8. Any more progress on this, Cees? I’m missing my Manchester fix. Tom
  9. I believe Combat Models did a vac many moons ago (or was it ID Models?) but haven’t seen one around for years.
  10. Second round of filling/sanding on the cockpit now complete - and a shot of grey primer to check how things look. Pretty happy with that - a few tiny blemishes to sort when the filler is next out, but nothing too drastic. And boy am I glad to see the back of that hideous brown/orange filler primer! Untitled by Thomas Probert, on Flickr by Thomas Probert, on Flickr Not sure what to tackle next - finish off the engine nacelles, make a start on the flaps or possibly even the undercarriage bays. Decisions, decisions. Stay safe all, Tom
  11. Hi Neil, I have had a helping hand from John Wilkes (aka Tigger) and he’s supplied me with a few of his vac 1/32 Lancaster canopies so they will be cut up and added. The fact that the forward curved sections are the same between the Lancaster and Shackleton should make things nice and simple. Famous last words... Tom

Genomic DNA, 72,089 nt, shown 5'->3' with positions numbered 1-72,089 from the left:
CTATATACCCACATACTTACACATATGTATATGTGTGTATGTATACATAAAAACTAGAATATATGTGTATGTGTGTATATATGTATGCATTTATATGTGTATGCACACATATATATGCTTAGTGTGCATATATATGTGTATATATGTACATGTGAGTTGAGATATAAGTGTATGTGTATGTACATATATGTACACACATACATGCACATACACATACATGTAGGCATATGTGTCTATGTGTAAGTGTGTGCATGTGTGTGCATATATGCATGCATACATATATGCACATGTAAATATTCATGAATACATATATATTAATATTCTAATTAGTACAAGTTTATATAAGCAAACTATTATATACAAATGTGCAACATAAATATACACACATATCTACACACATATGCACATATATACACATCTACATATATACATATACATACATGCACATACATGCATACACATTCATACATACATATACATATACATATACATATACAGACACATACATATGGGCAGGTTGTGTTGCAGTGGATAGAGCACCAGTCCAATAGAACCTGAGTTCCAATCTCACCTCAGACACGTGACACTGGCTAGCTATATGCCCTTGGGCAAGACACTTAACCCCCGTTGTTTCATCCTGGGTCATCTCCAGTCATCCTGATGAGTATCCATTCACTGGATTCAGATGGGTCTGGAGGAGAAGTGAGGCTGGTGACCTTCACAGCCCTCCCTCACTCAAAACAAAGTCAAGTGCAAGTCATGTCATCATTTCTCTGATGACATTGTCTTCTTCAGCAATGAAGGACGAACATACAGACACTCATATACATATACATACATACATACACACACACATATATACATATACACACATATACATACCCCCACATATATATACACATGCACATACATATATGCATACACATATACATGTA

12. Hello Kevin, Thanks for stopping by and sharing your Shackleton experiences. Sadly I only have very vague memories of seeing them - I was a young lad at one of the Mildenhall airshows in the early 1990s and recall an AEW2 giving a spirited display but that's about it.... A 1/10th scale beast you say? What's that - comparable in size to a Cessna 152? I'll speak to Kev to see if he can help - he only does the 3D parts as a favour for me and not commercially but there's no harm in asking. I'll let you know if he can help. Anyway, some more Shackleton news... I have been working on getting the cockpit roof attached to the fuselage of late. I spent a fun (not) couple of hours finishing the making of the sills for the transparent parts to sit on when the time comes - Evergreen to the rescue once again: IMG_0191 by Thomas Probert, on Flickr With that done, I made the pilots' overhead panel from some generic bits and bobs from the spares box - not particularly accurate but it's almost impossible to see it once the roof is on - and sprayed the inside of the cockpit roof matt black: IMG_0202 by Thomas Probert, on Flickr A final test-fit then followed to ensure all of the interior fits as it should - which thankfully it did: IMG_0204 by Thomas Probert, on Flickr You can see how little of the interior is actually visible, which is why I haven't really gone to town on the insides. Before finally attaching the roof section I made some more tabs to ensure a strong and secure join, and then masked the windows from the inside to keep dust and future paint out of the flightdeck. I then slathered P-38 automotive filler over the joins and allowed everything to settle for a couple of days before attacking it with the sandpaper. IMG_0207 by Thomas Probert, on Flickr As you can see things have gone reasonably well, but there is a pronounced dip where the cross-hatched area is that'll need more filler. This was due to me not being careful enough when constructing the fuselage but P-38 is the scratch-builder's best friend and it should make light work of this. You can see the 'dip' more clearly when a straight line is superimposed on the pictures: IMG_0209 by Thomas Probert, on Flickr So here's the state of play now - some more filling and sanding over the weekend and then some primer to see how it's all bedded in: IMG_0206 by Thomas Probert, on Flickr Until next time, Tom